Duncan Bailey and Imogen Trafford discuss best practice to guard against undue influence claims
T died in 2009, aged 96 years, leaving two adult children, her son, who was the claimant (C), and her daughter, who was the third defendant (D3). By a will document dated 25 September 2008, T appointed the first defendant (D1) and the second defendant (D2) as her executors...
The parable of the prodigal son has resonance in modern probate disputes. Alex Troup discusses
Laura Abbott sets out what needs to be considered when challenging the validity of a will prepared by a professional
Stephen Lawson evaluates the case for formal supported will-making
Sheila Rusike and Jo Summers examine worldwide precedents for accepting unconventional wills
The deceased, Raymond Ian White, died on 22 July 2010, a year after he was diagnosed with terminal cancer. On 28 May 2010 he gave instructions for a will to a legal executive at a local law firm; this will was executed on 4 June 2010.
The claimant, Linda White, was the deceased’s widow...
The deceased was a self-made man who had operated a farming business and a haulage company in partnership with his wife (the third defendant) and his son (the claimant). Over the course of his life, he purchased a number of parcels of agricultural land in Dorset...
Kevin Kennedy and Andrew Walls report on the test in Banks v Goodfellow
Charitable legacies can be a poisoned chalice in instances where testamentary capacity is an issue as a number of recent cases have shown. This useful article discusses recent cases and the impact on charities.
In Ritchie , for instance, the two issues were whether the deceased’s statements about her disinherited children were true, and whether if they were not true, whether or not she believed them. The bulk of her £2.5m estate was left to charity. However, the judge set aside her will, having found that the allegations she had made were not true, and expert evidence suggested she was suffering from paranoia and believed them to be true. Given that the delusions caused her to disinherit her children, the will was invalid for lack of capacity.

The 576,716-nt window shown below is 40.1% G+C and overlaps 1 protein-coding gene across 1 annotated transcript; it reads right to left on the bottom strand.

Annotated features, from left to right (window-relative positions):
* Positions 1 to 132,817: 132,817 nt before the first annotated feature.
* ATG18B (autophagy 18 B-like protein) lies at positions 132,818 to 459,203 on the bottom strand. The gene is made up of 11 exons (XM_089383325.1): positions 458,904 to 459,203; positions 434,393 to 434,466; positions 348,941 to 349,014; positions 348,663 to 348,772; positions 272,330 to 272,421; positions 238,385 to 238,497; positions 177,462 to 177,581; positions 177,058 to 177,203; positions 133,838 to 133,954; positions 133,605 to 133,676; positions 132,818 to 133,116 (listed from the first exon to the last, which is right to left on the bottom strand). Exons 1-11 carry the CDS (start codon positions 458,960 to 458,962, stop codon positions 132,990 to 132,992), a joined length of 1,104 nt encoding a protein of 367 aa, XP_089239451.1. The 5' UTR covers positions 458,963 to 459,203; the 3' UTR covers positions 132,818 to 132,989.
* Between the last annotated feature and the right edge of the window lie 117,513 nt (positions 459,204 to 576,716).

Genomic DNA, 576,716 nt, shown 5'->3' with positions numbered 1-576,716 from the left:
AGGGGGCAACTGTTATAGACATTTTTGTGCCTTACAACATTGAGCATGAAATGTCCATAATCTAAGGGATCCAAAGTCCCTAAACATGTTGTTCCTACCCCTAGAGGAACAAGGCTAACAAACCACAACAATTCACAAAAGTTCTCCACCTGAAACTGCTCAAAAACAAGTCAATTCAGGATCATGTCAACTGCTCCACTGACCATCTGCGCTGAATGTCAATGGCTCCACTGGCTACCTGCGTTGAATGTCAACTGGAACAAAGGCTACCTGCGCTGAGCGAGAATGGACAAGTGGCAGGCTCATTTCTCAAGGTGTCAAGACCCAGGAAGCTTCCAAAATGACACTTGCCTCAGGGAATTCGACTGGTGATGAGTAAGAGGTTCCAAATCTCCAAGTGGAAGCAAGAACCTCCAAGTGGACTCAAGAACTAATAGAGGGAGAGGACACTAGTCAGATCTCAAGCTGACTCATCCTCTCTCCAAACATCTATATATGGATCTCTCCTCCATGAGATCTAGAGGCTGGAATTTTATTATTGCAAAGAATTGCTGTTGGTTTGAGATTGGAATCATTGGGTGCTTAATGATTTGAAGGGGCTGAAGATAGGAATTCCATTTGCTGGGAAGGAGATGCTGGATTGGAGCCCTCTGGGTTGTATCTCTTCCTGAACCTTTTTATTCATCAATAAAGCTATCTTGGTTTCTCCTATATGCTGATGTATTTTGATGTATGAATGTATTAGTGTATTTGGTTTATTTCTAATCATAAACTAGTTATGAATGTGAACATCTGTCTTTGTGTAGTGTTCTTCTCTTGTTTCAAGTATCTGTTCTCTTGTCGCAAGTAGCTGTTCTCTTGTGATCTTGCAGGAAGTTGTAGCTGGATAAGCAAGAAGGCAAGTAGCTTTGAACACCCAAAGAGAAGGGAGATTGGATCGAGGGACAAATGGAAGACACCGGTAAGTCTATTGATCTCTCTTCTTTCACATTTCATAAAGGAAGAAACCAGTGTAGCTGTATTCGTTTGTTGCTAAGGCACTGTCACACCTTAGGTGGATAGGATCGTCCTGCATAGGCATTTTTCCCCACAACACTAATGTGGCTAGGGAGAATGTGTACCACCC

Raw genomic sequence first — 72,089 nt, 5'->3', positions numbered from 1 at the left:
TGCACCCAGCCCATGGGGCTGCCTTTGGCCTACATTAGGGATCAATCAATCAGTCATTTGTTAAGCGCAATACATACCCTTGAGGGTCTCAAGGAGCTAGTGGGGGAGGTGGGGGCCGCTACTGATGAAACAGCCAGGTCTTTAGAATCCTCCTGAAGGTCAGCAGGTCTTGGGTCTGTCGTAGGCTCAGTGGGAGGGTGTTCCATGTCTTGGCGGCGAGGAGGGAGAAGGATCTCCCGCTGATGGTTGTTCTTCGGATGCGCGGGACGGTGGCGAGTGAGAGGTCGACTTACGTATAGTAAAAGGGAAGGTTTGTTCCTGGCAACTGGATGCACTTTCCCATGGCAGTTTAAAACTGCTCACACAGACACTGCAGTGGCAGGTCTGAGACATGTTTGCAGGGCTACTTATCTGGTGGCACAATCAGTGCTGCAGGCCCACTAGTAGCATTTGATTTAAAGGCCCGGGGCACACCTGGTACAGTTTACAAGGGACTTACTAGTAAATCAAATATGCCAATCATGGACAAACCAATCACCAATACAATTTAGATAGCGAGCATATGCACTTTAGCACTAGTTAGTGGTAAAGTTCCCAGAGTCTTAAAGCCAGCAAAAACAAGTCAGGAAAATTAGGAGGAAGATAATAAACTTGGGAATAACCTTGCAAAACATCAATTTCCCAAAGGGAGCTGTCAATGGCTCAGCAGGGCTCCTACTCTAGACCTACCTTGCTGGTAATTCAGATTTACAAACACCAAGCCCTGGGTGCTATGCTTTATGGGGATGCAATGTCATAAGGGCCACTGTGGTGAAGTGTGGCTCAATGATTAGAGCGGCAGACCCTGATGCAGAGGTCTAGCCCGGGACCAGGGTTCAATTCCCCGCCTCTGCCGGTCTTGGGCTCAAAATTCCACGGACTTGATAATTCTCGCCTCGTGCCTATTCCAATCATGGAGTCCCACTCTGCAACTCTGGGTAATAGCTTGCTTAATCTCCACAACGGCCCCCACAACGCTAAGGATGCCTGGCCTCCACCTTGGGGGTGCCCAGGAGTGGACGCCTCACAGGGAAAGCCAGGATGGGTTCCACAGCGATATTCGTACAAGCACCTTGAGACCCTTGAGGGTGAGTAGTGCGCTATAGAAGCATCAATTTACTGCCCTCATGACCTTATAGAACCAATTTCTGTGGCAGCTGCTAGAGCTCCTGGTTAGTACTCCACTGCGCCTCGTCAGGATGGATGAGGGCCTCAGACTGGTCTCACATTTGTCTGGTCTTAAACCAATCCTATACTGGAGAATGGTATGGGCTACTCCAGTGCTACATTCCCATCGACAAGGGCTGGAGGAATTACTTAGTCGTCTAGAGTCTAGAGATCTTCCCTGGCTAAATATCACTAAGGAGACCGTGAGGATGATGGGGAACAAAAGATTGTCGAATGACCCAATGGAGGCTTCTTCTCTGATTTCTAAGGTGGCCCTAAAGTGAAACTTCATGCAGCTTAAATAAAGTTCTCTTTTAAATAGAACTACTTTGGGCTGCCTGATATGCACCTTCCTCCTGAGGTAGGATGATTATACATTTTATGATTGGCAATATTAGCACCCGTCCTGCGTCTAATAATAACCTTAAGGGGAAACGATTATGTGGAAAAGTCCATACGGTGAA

The author reminds practitioners that the starting position for any claim is the presumption that a person is competent to make their will and there is a continuance of that capacity. It is for the claimant disputing validity to prove lack of capacity. Doubt as to capacity must be real and supported by appropriate evidence. The party must satisfy the Banks test, setting out four key tests for determining capacity. Regard must be had to:
- the nature of the act and its effects;
- the extent of the property;
- the claims to which the client ought to give effect;
- whether T’s mind was affected by any disorder or delusion which was active in bringing about a disposal which s/he otherwise would not have made?
Dementia and Alzheimer’s are the two most common grounds on which wills are challenged, and delusions and bereavement can also render an individual incapacitated for the purposes of making a valid will. Challenges to wills are increasing and practitioners are cautioned to tread carefully, particularly with a view to achieving an early resolution or settlement. Ritchie & ors v Joslin & ors  EWHC 709 (Ch); Banks v Goodfellow  LR 5 QB 549. Source:  SJ October, Private Client Focus.